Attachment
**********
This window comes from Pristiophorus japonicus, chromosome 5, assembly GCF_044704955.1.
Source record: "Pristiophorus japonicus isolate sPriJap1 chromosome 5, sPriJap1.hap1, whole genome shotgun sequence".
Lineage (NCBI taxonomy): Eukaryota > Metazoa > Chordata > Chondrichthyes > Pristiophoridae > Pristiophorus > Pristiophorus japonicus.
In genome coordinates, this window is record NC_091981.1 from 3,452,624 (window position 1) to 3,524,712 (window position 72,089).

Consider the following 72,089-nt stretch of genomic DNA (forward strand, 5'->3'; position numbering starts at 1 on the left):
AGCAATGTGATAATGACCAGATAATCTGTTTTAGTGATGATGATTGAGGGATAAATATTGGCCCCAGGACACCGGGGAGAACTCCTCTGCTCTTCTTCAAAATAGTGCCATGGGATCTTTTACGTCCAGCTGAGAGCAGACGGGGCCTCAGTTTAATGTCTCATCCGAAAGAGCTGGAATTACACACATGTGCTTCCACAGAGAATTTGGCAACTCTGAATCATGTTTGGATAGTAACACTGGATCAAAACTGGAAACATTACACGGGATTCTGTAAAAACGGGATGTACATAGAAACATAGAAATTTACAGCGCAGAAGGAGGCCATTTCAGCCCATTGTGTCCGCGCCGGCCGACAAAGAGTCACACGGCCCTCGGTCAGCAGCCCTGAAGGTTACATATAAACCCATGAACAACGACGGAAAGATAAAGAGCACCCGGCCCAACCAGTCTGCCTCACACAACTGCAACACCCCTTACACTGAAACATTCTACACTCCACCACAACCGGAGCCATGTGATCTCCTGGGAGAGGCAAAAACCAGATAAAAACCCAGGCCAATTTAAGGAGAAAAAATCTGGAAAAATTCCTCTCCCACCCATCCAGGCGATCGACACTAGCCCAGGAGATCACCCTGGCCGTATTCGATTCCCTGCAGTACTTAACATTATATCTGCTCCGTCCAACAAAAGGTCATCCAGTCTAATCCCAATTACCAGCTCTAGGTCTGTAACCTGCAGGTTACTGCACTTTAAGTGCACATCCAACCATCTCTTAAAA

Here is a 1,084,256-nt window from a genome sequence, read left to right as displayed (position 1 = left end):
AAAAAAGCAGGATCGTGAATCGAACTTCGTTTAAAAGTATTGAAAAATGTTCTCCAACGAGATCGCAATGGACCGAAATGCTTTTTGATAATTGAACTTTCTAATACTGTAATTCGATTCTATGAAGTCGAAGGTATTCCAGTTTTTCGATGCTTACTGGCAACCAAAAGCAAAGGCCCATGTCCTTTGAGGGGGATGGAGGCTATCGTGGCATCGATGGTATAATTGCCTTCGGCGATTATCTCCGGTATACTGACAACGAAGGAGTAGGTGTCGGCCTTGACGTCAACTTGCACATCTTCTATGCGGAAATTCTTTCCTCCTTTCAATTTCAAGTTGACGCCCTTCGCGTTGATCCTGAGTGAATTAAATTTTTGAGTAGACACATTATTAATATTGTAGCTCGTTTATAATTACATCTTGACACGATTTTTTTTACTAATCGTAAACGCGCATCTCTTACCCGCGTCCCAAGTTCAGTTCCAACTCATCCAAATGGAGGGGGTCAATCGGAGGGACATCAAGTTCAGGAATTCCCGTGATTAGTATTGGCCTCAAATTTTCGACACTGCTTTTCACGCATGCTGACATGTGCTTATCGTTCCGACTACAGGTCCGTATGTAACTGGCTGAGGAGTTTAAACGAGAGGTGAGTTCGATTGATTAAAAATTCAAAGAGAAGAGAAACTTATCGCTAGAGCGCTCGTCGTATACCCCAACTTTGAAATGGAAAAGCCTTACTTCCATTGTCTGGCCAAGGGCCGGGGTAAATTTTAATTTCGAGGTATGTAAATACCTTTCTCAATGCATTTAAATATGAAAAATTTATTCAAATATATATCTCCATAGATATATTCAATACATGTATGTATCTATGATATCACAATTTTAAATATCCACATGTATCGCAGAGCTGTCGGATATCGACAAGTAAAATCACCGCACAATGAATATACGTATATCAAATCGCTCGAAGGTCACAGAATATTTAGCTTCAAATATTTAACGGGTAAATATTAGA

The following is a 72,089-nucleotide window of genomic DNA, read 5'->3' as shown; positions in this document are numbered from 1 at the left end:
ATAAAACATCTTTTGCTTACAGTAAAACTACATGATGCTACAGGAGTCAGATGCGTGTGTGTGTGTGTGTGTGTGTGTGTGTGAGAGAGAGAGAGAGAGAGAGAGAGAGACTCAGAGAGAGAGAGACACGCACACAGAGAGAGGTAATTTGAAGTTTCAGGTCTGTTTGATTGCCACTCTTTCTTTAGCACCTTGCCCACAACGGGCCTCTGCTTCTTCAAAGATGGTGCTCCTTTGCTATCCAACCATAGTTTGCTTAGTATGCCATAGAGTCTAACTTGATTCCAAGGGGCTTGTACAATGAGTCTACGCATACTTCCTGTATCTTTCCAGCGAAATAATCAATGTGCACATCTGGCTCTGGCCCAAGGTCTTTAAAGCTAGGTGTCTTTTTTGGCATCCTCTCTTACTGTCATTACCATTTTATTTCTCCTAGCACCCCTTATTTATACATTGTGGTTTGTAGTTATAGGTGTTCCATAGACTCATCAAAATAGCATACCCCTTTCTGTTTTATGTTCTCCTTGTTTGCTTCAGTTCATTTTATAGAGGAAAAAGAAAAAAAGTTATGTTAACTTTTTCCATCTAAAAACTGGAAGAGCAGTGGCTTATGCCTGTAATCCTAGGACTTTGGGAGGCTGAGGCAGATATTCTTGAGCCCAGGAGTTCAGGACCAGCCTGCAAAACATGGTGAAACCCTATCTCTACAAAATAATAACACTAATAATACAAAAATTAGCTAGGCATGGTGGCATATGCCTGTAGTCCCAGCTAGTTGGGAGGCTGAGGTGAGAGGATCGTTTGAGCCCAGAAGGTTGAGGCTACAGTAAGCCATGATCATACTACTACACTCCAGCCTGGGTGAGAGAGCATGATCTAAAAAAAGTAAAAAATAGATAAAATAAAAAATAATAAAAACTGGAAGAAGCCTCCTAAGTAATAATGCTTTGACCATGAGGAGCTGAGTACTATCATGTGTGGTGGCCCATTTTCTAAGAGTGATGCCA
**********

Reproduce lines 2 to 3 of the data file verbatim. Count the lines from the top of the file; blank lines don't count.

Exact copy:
Source record: "Pristiophorus japonicus isolate sPriJap1 chromosome 5, sPriJap1.hap1, whole genome shotgun sequence".
Lineage (NCBI taxonomy): Eukaryota > Metazoa > Chordata > Chondrichthyes > Pristiophoridae > Pristiophorus > Pristiophorus japonicus.